Did you see the news about Italian authorities seizing roughly $6 trillion in fake Treasury bonds in Switzerland?
Even in this day and age of large numbers, such as our $3.8 trillion federal budgets and a $15 trillion national debt, you have to wonder what the forgers of these securities were thinking.
We were not told how good these fake bonds are, only that they were stored in three large trunks at a Swiss trust company.
But does anybody believe that such a sum can be obtained even if the bonds were so good that the famous bankers of Switzerland are fooled?
One iron rule of counterfeiting is that to successfully pass something, you just can’t afford to call attention to yourself.
I think $6 trillion would put anyone in the spotlight even if they wore dark glasses and turned up the collar on their overcoat.
Someone might even place a call to Treasury Secretary Timothy Geithner about such a sum. It is six times the total of all of the U.S. paper currency in circulation.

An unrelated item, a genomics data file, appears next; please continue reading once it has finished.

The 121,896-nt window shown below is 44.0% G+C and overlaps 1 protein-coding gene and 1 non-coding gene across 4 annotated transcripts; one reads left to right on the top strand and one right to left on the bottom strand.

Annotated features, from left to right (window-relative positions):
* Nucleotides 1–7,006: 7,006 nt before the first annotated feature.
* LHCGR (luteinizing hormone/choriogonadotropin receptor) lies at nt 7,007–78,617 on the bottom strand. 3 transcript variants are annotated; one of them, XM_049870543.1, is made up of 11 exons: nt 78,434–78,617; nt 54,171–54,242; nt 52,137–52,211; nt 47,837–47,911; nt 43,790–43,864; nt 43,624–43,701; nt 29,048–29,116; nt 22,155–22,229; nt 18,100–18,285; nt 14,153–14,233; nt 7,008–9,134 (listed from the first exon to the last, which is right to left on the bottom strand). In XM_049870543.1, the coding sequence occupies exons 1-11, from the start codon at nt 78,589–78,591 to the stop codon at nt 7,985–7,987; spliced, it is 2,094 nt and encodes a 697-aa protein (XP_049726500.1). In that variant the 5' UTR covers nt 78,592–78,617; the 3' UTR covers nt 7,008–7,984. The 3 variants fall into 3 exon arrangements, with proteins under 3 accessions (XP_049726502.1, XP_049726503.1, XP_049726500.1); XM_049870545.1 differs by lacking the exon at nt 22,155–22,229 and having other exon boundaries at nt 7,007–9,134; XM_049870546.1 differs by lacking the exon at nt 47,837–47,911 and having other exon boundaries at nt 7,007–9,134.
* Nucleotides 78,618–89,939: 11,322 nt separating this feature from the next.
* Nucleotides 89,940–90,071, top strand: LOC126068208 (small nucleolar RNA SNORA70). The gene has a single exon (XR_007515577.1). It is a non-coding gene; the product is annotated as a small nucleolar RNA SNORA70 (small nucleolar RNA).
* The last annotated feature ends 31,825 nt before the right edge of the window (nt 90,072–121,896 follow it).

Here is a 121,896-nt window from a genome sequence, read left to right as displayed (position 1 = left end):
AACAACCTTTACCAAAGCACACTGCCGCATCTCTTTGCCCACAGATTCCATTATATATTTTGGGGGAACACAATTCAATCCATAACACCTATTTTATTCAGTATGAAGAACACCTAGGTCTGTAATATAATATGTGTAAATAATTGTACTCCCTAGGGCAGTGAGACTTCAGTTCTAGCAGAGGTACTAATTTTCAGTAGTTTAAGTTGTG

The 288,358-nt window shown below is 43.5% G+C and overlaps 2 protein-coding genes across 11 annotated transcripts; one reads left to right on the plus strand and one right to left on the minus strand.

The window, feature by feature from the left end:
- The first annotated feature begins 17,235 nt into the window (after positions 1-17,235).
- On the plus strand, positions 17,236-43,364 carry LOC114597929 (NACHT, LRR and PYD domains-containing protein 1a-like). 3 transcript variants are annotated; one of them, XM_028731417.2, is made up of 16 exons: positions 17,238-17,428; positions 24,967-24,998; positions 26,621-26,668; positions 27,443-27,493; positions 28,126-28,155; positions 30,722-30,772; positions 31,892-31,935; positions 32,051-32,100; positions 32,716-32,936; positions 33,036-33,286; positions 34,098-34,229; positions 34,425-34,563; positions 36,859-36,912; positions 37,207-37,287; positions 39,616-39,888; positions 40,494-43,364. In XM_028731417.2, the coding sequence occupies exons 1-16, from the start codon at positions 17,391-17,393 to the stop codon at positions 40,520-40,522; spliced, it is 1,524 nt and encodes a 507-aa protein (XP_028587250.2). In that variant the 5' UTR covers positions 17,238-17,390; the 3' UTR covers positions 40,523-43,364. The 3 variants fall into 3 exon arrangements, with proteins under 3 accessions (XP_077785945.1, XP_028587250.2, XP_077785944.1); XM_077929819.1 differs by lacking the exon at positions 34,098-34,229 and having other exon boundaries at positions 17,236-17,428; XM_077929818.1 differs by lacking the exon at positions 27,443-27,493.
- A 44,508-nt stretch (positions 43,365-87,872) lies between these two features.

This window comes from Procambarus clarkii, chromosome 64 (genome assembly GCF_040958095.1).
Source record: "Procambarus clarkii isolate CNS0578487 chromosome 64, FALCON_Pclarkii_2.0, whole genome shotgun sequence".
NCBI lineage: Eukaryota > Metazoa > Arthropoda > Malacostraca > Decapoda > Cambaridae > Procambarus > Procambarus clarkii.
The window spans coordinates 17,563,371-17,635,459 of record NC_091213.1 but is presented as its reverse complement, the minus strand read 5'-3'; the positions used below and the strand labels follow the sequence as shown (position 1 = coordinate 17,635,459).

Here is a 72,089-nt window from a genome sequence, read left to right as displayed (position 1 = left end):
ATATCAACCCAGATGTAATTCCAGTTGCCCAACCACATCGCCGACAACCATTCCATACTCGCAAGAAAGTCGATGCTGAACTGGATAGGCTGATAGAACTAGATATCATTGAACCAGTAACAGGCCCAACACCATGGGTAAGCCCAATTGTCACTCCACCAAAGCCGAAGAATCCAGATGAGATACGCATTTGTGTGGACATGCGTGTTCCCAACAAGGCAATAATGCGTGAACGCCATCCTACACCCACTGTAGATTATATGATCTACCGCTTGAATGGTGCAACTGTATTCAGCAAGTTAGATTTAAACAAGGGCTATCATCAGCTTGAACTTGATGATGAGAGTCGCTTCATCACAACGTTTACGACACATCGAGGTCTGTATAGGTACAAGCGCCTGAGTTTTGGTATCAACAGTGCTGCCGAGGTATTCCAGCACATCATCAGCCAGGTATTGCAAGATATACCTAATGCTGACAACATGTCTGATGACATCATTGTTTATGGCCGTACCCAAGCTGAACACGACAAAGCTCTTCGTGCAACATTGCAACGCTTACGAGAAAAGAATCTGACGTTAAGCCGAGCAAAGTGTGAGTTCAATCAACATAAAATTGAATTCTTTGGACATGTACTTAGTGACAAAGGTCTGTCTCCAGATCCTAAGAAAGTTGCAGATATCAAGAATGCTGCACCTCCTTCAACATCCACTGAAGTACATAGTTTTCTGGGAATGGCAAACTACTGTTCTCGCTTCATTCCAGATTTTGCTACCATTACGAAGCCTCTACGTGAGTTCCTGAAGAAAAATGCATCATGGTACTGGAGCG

Imagine trying to walk out of a bank lobby with that much cash stuffed in your pockets.
Our poor old chairman of the Federal Reserve System, Ben Bernanke, can’t even spend 10 percent of that sum over the course of eight or nine months without being noticed.
They are still talking about his $600 billion of QE2, or the second round of quantitative easing that ended last June.
What chance do the poor counterfeiters have trying to pass 10 times that amount?
We can’t have them making Bernanke look like a piker, now can we?